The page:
Return of a King

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Return of a King: The Battle for Afghanistan
Return of a King book cover.png
First edition cover
AuthorWilliam Dalrymple
CountryUnited Kingdom
SubjectTravel writing/religion
PublisherBloomsbury Publishing
Publication date
Media typePrint (Hardcover,)
Preceded byNine Lives: In Search of the Sacred in Modern India 

Return of a King: The Battle for Afghanistan, written by the Scottish historian William Dalrymple and published in 2012, is an account of the First Anglo–Afghan War from 1839 to 1842.


Return of a King is an account of Britain's invasion and occupation of Afghanistan in 1839–42, known as the First Anglo–Afghan War, which was fought between British East India Company and Afghanistan. The conflict resulted in the near complete destruction of an entire British army, with deaths of 4,500 British and Indian soldiers, plus 12,000 of their camp followers.[1] It was one of the worst defeats Britain would experience during the Victorian colonial era, and considered by many Afghans to be one of the greatest triumphs in their national history. It was the first major conflict of The Great Game, the 19th century competition for power and influence in Asia between the United Kingdom and the Russian Empire.[2]


The book on publication has received very positive reviews. Jason Burke's review in The Observer mentions, "Return of a King is perhaps the most directly relevant to the present day. The author spent time in both Afghanistan and Pakistan during its research and elaborates on the obvious parallels with the current situation,"[3] Barnaby Rogerson in The Independent says "Return of a King is not just an animated and highly literate retelling of a chapter of early 19th-century British military history, but also a determined attempt to reach out and influence the politicians and policy-makers of our modern world. The parallels between the disastrous British occupation of Afghanistan in 1839, and the post 9/11 occupation of Afghanistan by the US and some of its NATO allies, are so insistent that they begin to sound like the chorus of a Greek tragedy."[4]

Rupert Edis in the Sunday Telegraph said "As well as going deep into dangerous parts of Afghanistan and Pakistan to research his book, Dalrymple has recovered some remarkable new Afghan and Indian sources. We see beyond the stereotypes of treacherous Afghan 'fanatics' to the complex and remarkable individuals some of them were. Like Dalrymple's heartbreaking, extraordinary White Mughals, this book is as taut and richly embroidered as a great novel . . . A masterpiece of nuanced writing and research, and a thrilling account of a watershed Victorian conflict."[5] Max Hastings in the Sunday Times described the book as "Dazzling... Dalrymple is a master storyteller, whose special gift lies in the use of indigenous sources, so often neglected by imperial chroniclers... Almost every page of Dalrymple’s splendid narrative echoes with latter-day reverberations."[6]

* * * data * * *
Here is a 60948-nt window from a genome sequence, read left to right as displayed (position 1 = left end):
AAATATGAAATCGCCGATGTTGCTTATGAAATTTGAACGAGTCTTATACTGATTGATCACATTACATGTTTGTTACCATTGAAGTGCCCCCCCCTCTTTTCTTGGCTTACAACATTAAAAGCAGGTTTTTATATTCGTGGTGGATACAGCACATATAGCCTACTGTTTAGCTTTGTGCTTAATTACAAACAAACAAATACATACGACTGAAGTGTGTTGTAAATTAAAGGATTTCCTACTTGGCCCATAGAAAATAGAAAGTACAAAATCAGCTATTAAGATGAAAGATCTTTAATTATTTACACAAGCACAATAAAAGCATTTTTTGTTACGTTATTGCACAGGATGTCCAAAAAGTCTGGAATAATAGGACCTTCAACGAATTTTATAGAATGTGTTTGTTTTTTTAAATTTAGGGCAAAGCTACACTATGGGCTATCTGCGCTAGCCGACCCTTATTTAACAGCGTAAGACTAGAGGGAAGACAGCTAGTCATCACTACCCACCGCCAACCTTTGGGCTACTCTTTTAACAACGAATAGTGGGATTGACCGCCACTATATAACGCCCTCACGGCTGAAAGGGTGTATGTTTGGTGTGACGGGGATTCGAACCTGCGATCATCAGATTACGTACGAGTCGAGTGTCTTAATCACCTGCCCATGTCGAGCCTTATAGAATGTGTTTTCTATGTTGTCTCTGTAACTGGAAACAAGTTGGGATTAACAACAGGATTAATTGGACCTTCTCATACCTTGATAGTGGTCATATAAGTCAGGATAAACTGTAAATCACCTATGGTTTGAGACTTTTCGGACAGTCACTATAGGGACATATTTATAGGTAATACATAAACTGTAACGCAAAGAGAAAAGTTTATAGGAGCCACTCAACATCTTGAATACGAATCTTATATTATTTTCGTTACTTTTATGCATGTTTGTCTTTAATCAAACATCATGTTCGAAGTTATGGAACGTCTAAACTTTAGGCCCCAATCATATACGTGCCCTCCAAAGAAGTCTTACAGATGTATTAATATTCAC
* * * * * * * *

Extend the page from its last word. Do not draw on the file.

Awards and honours[edit]

The book won the 2015 Hemingway Prize'.[7] It also won 2015 Kapuściński Prize,[8][9] was a finalist for the 2013 Samuel Johnson Prize,[10] the Duff Cooper and the Hessell-Tiltman Prize.[11]


  1. ^ Baxter, Craig. "The First Anglo–Afghan War". In Federal Research Division, Library of Congress. Afghanistan: A Country Study. Baton Rouge, LA: Claitor's Pub. Division. ISBN 1-57980-744-5. Retrieved 23 September 2011.
  2. ^ Keay, John (2010). India: A History (revised ed.). New York, NY: Grove Press. pp. 418–9. ISBN 978-0-8021-4558-1.
  3. ^ Return of a King: The Battle for Afghanistan by William Dalrymple – review The Observer 26 January 2013
  4. ^ The Return of a King: The Battle for Afghanistan, By William Dalrymple The Independent 1 February 2013
  5. ^ [1] The Sunday Telegraph 4 February 2013
  6. ^ [2] The Sunday Times 27 January 2013
  7. ^ Bloomsbury is Delighted to Announce That the Italian Edition of William Dalrymple's Return of a King The Telegraph 23 June 2015
  8. ^ William Dalrymple wins the Kapuściński Prize David Godwin Associates 14 September 2015
  9. ^ Kapuściński Prize for RETURN OF A KING Bloomsbury India's Twitter account 11 September 2015
  10. ^ Charlotte Higgins (30 September 2013). "Samuel Johnson prize 2013 shortlist – in pictures". The Guardian. Retrieved 30 September 2013.
  11. ^ Timothy R. Smith (9 April 2014). "David Reynolds wins PEN Hessell-Tiltman Prize". Washington Post. Retrieved 7 June 2014.